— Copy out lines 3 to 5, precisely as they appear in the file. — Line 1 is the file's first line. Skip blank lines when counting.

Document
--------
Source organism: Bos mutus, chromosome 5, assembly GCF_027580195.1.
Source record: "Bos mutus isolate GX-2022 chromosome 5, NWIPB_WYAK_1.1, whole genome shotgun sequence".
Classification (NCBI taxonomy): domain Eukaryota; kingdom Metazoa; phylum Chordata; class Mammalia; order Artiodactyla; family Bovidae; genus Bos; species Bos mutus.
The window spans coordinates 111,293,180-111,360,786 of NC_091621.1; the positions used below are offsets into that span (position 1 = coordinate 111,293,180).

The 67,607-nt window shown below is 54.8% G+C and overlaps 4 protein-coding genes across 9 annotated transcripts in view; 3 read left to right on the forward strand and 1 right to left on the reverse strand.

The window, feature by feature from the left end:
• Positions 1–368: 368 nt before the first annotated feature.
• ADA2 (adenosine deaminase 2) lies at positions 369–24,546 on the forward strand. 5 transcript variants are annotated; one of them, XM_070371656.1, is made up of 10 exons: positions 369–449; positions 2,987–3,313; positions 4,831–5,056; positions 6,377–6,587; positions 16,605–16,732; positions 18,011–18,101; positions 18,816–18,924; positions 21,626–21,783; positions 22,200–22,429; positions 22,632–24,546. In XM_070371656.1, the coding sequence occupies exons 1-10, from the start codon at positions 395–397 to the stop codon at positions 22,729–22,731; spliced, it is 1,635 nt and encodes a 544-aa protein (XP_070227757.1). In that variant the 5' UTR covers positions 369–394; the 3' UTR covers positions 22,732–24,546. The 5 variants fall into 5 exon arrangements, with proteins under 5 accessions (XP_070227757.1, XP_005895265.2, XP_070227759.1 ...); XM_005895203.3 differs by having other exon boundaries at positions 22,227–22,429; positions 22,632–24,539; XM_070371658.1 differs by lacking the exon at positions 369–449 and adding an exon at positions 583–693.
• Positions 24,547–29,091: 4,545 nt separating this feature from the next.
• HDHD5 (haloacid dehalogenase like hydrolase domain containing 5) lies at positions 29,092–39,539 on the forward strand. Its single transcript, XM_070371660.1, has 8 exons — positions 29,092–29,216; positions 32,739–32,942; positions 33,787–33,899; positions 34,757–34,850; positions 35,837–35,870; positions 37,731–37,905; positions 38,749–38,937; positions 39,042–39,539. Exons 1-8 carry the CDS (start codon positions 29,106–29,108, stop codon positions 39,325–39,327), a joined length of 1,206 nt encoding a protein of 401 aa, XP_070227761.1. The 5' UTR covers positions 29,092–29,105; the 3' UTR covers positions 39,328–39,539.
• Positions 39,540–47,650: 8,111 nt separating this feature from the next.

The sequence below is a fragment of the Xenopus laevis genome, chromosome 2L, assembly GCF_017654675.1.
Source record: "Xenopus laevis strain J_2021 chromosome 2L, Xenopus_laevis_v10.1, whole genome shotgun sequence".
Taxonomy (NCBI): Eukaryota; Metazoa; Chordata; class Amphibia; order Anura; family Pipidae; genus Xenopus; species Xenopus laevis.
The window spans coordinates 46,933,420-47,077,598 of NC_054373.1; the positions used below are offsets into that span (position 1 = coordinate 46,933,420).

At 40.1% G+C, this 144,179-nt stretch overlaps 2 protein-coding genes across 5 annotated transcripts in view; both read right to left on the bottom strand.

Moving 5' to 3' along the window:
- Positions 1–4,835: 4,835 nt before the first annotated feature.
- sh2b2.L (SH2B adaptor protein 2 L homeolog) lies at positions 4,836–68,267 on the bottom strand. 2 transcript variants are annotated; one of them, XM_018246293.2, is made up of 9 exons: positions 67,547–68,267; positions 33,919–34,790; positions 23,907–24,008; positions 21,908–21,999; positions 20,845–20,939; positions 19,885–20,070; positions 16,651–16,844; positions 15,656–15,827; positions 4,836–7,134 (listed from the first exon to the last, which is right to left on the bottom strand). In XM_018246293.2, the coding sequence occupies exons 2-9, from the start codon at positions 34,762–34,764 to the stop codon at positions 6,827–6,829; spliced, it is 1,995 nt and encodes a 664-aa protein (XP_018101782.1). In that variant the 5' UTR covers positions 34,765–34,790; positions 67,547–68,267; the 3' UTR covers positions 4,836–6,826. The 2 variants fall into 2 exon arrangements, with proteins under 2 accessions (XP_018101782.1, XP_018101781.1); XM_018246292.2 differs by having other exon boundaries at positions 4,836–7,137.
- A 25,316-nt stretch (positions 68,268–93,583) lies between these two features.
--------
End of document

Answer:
Classification (NCBI taxonomy): domain Eukaryota; kingdom Metazoa; phylum Chordata; class Mammalia; order Artiodactyla; family Bovidae; genus Bos; species Bos mutus.
The window spans coordinates 111,293,180-111,360,786 of NC_091621.1; the positions used below are offsets into that span (position 1 = coordinate 111,293,180).

The 67,607-nt window shown below is 54.8% G+C and overlaps 4 protein-coding genes across 9 annotated transcripts in view; 3 read left to right on the forward strand and 1 right to left on the reverse strand.